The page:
Rath case highlights need to review legal process, says lawyer
The verdict by Armed Forces Tribunal dismissing court martial charges against former commander PK Rath in Sukna land case raises the larger question of the need for reviewing the legal procedure in the armed forces, according to his lawyer.
New Delhi: The verdict by Armed Forces Tribunal dismissing court martial charges against former commander PK Rath in Sukna land case raises the larger question of the need for reviewing the legal procedure in the armed forces, according to his lawyer.
The tribunal, which gave a clean chit to the former 33 Corps Commander on Friday, had noted that it found no grounds to believe that Rath had compromised security concerns or had indulged in indiscipline, the main charges against him, and said he was competent to take the decision for which he had faced trial.
Rath had been punished in 2011 with two years' loss of seniority, 15 years' loss of service for pension and a severe reprimand, and became the first serving three-star rank officer to face disciplinary action.
"When reputation is hurt, a man is half-dead," the tribunal said quoting a Supreme Court verdict to stress the point of honour and reputation of an individual.
"It is an honour which deserves to be equally preserved by the downtrodden and the privileged. The aroma of reputation is an excellence which cannot be allowed to be sullied with the passage of time," it said.
Rath's counsel Maj SS Pandey said the case highlights that need to take steps to ensure that nobody is allowed to misuse power
"The case raises the larger question of the need for reviewing the legal procedure of the armed forces.
"Nobody should be allowed to abuse and misuse power," he said.
It was alleged that Rath had compromised security concerns of the Army by issuing an NOC for building of educational institutions near the Sukna military station and had not informed his superior authorities about the decision.
"The location of the Army base is far away from the national frontier.. The view that every activity of civilian nature adjacent to the Sukhna station is a security threat can not be accepted...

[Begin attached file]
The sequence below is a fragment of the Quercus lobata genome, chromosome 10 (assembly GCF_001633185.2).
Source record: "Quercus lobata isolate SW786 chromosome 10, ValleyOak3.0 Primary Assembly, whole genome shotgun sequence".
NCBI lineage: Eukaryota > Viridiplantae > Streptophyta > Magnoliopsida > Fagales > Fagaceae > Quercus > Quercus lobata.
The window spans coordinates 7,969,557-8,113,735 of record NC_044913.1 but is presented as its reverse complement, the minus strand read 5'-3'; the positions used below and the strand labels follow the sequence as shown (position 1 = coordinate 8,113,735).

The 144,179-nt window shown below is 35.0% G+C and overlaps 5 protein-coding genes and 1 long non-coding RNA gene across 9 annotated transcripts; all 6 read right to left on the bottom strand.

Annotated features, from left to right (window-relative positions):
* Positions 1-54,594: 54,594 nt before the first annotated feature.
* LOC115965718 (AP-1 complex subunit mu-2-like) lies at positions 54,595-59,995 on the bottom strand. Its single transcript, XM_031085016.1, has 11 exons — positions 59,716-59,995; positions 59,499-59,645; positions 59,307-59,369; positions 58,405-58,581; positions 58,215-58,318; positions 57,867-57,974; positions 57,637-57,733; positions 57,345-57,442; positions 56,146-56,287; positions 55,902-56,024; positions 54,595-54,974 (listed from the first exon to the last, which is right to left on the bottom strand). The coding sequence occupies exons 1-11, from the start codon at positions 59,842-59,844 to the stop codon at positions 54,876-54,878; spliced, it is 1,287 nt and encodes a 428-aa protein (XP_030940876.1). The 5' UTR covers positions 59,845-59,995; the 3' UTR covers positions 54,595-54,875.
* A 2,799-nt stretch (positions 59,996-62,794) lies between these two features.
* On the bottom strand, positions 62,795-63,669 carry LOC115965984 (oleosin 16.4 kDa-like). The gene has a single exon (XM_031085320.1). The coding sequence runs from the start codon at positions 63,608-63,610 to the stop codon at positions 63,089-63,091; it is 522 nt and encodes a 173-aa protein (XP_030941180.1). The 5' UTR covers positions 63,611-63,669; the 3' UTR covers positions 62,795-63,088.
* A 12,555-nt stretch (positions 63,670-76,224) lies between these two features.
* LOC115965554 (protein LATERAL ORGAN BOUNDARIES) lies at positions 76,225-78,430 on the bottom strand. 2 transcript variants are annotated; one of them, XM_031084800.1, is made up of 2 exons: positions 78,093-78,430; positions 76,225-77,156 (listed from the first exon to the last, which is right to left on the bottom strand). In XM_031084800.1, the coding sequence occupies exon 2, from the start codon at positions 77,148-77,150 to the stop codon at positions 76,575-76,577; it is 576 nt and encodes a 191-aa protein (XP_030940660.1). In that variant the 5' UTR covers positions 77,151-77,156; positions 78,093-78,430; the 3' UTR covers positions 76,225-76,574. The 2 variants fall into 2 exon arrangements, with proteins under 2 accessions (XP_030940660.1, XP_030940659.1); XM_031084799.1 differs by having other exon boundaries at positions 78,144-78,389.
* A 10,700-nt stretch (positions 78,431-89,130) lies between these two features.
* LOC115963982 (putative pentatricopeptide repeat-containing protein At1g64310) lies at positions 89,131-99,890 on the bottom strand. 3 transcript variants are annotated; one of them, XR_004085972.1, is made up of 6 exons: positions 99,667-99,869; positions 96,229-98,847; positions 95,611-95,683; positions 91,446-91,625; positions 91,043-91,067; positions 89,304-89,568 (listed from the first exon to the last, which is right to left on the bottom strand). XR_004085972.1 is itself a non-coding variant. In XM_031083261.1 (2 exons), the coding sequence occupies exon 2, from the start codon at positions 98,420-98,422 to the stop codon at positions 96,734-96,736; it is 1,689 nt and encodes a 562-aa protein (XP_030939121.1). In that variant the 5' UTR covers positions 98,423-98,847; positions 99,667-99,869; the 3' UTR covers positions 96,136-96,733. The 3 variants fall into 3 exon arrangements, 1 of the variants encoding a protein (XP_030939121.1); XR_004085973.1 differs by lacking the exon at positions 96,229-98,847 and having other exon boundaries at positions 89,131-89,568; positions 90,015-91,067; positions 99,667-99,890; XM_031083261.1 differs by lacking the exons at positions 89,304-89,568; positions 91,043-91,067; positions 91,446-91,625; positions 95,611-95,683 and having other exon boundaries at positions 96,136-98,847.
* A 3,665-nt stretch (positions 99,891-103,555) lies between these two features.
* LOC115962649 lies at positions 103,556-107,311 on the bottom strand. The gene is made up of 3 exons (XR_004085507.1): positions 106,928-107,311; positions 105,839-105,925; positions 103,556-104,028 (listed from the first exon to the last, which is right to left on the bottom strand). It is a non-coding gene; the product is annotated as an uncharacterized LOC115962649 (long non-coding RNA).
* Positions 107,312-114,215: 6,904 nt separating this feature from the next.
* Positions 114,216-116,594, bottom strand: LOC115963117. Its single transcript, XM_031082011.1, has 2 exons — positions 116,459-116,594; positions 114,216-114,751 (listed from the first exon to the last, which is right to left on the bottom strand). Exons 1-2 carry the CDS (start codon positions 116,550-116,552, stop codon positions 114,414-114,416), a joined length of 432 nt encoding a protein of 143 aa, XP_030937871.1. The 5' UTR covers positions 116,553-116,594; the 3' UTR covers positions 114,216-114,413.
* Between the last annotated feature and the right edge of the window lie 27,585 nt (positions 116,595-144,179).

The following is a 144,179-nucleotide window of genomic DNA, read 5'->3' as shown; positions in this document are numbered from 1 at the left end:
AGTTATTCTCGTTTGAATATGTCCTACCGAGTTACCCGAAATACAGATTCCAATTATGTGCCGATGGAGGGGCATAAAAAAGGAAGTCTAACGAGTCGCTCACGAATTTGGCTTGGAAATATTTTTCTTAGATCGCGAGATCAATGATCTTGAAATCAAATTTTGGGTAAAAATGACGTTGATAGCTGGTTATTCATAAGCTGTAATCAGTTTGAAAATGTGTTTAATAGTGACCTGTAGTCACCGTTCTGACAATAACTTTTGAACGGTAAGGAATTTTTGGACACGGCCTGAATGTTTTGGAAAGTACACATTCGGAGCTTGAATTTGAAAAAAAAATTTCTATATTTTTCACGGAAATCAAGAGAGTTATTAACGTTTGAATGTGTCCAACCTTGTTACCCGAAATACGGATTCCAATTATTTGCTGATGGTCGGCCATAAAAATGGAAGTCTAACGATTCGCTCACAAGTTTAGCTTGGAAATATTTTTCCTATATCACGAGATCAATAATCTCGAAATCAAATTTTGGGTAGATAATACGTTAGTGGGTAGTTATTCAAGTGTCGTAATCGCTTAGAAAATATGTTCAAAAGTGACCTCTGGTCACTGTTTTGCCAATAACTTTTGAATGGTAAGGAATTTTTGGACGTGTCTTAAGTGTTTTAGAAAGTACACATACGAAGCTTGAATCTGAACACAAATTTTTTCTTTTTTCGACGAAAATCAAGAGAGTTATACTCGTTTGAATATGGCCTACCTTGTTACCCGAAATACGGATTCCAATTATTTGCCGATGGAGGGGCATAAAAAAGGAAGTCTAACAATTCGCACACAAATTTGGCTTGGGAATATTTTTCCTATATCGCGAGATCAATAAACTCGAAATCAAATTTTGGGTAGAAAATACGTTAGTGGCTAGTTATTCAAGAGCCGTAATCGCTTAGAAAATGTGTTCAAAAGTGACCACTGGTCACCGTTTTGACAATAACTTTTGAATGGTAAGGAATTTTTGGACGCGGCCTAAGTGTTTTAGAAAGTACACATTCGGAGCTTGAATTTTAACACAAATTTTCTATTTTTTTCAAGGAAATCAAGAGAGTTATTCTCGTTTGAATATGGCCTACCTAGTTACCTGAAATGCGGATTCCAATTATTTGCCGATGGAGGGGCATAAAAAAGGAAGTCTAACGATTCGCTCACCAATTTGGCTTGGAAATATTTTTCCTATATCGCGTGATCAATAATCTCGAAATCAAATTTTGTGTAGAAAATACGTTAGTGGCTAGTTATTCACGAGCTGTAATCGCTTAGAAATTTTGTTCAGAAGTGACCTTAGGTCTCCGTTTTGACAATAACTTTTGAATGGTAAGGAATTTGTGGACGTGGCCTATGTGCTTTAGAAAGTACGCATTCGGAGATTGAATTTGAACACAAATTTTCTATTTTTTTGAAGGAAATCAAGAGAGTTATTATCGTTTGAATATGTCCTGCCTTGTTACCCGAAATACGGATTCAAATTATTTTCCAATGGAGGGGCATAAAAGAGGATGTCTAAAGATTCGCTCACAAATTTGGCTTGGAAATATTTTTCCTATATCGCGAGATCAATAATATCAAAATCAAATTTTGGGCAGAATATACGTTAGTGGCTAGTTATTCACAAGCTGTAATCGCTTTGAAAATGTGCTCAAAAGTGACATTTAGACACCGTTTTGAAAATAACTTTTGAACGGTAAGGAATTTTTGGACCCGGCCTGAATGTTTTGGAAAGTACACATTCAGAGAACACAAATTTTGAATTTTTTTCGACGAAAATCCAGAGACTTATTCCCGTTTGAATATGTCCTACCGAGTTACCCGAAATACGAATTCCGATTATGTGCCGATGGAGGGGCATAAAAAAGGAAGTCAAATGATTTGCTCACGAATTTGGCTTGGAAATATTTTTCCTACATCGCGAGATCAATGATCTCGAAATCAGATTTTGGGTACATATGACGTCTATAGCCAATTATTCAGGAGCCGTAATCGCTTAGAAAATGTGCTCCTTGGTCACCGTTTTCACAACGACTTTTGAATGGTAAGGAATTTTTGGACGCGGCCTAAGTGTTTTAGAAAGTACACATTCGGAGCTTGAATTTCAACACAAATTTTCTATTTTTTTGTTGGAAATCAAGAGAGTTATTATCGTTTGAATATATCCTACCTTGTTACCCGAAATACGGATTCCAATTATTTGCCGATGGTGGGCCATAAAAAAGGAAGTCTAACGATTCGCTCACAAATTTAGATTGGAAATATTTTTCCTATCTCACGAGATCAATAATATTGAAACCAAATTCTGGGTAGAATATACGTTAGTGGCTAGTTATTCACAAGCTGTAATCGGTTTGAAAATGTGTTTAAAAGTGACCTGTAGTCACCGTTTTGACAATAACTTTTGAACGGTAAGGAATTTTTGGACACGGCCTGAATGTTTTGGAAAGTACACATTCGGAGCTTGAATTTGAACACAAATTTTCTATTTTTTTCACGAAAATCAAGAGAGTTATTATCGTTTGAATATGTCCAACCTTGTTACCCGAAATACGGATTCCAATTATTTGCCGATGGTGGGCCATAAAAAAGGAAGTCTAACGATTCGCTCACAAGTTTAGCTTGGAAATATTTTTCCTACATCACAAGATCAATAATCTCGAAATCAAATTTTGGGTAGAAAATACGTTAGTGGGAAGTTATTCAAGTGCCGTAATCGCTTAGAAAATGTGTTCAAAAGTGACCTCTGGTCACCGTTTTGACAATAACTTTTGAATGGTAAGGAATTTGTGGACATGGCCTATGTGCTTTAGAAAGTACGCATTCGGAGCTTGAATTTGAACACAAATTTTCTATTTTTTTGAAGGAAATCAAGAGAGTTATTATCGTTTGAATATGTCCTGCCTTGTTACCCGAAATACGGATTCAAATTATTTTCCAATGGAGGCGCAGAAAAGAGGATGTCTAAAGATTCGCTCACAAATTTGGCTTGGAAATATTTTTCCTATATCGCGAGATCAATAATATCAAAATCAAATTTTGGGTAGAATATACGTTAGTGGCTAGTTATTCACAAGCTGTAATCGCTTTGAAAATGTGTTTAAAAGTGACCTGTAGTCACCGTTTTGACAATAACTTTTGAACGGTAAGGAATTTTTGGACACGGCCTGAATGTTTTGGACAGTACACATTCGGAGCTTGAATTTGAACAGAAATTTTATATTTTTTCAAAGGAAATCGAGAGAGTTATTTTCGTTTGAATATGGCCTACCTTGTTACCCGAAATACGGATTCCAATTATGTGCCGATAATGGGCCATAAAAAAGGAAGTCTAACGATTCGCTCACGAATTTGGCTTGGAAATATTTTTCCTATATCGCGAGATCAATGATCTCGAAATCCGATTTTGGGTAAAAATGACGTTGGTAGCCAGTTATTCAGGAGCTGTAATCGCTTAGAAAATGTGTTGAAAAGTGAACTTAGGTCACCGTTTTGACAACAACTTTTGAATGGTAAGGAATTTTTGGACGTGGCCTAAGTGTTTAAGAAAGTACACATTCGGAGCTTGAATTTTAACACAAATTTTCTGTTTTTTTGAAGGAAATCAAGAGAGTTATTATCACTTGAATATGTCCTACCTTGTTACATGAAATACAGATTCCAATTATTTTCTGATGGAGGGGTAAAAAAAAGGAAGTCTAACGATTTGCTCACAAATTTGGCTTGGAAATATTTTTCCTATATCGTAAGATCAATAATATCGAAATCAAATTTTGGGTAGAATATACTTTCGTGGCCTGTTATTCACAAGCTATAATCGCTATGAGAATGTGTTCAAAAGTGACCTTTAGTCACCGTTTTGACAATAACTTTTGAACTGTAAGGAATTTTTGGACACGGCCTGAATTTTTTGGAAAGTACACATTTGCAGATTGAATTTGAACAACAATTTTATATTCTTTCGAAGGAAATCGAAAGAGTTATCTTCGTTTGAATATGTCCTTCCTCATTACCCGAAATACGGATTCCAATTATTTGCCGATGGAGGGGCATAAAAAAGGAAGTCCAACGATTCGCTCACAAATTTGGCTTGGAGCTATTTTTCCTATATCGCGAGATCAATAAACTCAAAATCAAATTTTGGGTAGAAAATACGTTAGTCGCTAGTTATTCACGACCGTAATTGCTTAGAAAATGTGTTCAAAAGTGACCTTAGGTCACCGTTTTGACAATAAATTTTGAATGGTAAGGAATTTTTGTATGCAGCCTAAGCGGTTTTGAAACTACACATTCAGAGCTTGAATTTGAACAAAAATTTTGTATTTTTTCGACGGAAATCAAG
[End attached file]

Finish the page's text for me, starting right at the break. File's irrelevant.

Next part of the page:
"It is pertinent to mention here that what has been objected to by the Army was the installation of the tourist complex only for compelling security reasons," the tribunal bench headed by Justice Sunil Hali had said in its order.
The court said that the Army had presented Sukna as a place which was the "home to the Naxalism in early 1960s as well as it is proximity to China. "
Accepting Rath's plea that he had addressed the security concerns of the Army while processing the case, the tribunal said, "It can be safely stated that there was no indiscipline committed by the petitioner in this behalf. He had not breached any legal norm."
On the GCM charge against Rath that he had not informed his superior authorities about the NoC, the tribunal had said, "The question calls for consideration that whether the 33 Corps Commander was competent to take the decision or not in this behalf ? The answer is 'Yes'.
"Nothing has been brought before us to show that such a decision could not have been taken by the petitioner. To state that the petitioner was culpable for not informing is a misnomer. "
The armed forces tribunal had also virtually indicted former Army Chief Gen VK Singh and the government for causing "undue harassment and loss of reputation" to Rath.
"The petitioner has suffered undue harassment and loss of reputation by the act of the respondents which if not compensated would be a travesty of justice.
"Therefore, as a notional compensation for the harassment and loss of honour and name caused to the petitioner, a cost of Rs 1,00,000 is to be paid by respondents to the petitioner within 12 weeks from the issue of these orders," the tribunal said.
The Government of India, Gen VK Singh as former army chief and a few other Army officers were the respondents in the case.